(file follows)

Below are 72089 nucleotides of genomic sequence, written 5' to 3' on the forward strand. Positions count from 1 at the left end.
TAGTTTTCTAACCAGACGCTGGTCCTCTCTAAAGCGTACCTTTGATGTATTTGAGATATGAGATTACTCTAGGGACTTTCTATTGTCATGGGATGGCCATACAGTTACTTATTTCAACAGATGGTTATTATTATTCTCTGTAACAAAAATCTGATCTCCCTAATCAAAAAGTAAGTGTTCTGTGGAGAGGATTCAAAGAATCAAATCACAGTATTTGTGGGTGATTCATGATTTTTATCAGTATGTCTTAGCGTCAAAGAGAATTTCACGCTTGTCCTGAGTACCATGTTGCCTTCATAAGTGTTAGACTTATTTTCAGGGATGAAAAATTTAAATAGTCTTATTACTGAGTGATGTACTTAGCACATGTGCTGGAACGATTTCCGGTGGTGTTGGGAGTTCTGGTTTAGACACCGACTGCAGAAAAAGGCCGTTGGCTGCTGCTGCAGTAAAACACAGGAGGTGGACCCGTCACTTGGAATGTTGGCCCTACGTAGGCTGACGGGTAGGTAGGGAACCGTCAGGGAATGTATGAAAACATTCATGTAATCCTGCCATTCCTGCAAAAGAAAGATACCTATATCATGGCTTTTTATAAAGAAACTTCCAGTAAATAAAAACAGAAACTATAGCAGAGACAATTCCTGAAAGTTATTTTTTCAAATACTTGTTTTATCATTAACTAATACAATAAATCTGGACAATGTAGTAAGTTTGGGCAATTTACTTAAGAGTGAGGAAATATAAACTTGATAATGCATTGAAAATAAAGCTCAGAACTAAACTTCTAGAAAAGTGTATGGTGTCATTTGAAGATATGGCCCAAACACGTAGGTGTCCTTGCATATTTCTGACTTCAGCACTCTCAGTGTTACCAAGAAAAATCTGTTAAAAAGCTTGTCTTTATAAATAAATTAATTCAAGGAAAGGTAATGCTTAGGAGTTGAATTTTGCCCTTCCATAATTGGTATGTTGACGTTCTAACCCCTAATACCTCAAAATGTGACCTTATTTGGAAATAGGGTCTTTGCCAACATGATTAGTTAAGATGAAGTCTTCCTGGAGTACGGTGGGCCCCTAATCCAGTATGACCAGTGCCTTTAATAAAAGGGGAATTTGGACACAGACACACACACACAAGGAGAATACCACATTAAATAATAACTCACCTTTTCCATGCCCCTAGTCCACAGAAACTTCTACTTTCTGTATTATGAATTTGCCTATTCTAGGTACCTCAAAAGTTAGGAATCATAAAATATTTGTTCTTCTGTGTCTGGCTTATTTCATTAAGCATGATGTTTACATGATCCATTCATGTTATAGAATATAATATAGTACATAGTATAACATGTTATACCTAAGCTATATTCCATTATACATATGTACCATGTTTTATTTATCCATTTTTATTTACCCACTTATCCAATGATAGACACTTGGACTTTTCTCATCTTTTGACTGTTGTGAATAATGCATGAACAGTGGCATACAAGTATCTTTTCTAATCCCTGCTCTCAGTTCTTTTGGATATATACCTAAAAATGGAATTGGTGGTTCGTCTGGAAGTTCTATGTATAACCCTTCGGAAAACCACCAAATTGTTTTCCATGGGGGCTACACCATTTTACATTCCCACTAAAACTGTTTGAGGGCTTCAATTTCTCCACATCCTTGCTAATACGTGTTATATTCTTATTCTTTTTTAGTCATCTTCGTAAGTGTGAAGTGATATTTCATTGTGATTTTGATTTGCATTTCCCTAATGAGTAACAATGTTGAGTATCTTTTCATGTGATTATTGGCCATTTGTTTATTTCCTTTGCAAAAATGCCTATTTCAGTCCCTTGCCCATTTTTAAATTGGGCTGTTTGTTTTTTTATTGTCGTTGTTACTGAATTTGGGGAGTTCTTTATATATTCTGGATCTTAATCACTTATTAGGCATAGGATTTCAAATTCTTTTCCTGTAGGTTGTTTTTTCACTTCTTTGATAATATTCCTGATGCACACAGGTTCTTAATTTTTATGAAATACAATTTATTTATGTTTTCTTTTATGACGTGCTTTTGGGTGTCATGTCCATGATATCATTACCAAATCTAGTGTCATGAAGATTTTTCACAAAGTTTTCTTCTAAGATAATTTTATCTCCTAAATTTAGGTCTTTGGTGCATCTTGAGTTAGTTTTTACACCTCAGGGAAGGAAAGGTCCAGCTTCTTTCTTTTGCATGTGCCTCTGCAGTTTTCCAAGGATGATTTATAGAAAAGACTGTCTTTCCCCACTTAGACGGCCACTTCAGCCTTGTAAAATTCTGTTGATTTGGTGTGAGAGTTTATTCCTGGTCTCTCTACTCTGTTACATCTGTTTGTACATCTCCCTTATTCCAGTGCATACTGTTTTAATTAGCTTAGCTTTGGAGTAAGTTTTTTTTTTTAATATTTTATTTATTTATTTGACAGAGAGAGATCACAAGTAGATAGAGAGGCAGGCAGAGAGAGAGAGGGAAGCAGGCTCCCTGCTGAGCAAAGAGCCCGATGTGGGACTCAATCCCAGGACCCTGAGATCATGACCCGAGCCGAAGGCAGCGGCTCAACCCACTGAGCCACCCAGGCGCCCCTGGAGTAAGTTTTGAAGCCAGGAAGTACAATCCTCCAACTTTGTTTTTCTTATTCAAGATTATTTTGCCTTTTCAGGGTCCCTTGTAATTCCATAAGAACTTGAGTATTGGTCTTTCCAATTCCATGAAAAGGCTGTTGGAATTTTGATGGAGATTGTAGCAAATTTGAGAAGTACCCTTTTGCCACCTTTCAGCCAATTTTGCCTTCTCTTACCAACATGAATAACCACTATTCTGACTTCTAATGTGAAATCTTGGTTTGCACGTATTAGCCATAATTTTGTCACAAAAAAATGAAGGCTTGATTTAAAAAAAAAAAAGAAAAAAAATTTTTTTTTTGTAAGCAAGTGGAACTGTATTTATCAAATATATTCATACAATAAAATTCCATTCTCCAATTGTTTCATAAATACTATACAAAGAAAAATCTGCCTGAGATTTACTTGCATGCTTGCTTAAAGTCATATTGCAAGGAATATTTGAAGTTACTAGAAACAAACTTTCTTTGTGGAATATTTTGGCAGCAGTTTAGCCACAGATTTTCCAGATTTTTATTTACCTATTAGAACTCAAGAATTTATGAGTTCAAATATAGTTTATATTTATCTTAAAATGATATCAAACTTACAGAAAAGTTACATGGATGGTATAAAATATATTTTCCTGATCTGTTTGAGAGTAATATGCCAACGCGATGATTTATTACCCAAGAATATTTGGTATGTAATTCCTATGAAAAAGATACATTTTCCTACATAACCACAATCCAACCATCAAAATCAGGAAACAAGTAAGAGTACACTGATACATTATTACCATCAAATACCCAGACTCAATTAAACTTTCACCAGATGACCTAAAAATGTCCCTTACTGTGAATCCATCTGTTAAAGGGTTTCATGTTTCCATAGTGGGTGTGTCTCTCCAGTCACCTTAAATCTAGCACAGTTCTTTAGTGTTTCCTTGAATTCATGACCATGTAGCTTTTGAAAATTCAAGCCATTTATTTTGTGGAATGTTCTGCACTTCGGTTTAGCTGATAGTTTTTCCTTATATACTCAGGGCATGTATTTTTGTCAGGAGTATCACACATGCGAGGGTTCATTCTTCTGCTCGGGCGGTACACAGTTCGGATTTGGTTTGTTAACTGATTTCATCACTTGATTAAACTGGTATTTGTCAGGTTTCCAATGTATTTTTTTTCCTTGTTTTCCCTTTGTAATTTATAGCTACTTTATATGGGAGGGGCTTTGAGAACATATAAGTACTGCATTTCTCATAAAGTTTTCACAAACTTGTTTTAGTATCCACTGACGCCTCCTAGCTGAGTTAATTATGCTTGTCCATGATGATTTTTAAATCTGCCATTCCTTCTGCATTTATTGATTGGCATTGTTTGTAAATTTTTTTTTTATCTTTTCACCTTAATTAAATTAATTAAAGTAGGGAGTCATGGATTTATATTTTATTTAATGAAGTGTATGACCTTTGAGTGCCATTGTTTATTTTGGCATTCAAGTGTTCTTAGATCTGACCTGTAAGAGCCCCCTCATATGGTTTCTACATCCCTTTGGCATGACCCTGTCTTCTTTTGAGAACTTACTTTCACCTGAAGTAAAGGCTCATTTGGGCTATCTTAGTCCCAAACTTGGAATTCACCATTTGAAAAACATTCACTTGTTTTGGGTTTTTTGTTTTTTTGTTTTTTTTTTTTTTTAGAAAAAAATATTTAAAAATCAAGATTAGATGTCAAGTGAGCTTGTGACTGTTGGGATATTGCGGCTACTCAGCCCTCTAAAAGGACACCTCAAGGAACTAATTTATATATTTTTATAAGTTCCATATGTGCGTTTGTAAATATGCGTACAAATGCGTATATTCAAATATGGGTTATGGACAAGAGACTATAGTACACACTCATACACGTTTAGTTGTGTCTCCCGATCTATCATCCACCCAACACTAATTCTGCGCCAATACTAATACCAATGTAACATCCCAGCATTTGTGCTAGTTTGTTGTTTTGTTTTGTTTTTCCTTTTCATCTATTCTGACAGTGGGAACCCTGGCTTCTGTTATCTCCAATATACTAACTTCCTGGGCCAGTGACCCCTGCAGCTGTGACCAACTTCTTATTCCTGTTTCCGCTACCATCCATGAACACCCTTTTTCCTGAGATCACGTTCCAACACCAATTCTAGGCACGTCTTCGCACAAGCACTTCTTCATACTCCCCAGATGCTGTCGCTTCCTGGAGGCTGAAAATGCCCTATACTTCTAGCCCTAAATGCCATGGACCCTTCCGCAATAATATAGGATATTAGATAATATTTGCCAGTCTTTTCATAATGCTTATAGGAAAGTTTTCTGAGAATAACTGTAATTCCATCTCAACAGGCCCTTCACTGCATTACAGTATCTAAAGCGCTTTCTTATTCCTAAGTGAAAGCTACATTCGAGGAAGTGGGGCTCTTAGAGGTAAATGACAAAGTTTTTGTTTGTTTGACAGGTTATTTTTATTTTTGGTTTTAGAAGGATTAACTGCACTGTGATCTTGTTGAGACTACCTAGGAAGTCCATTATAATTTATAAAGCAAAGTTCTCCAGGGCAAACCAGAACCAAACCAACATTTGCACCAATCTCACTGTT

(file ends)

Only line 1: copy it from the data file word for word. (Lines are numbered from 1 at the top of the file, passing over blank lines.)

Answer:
Below are 72089 nucleotides of genomic sequence, written 5' to 3' on the forward strand. Positions count from 1 at the left end.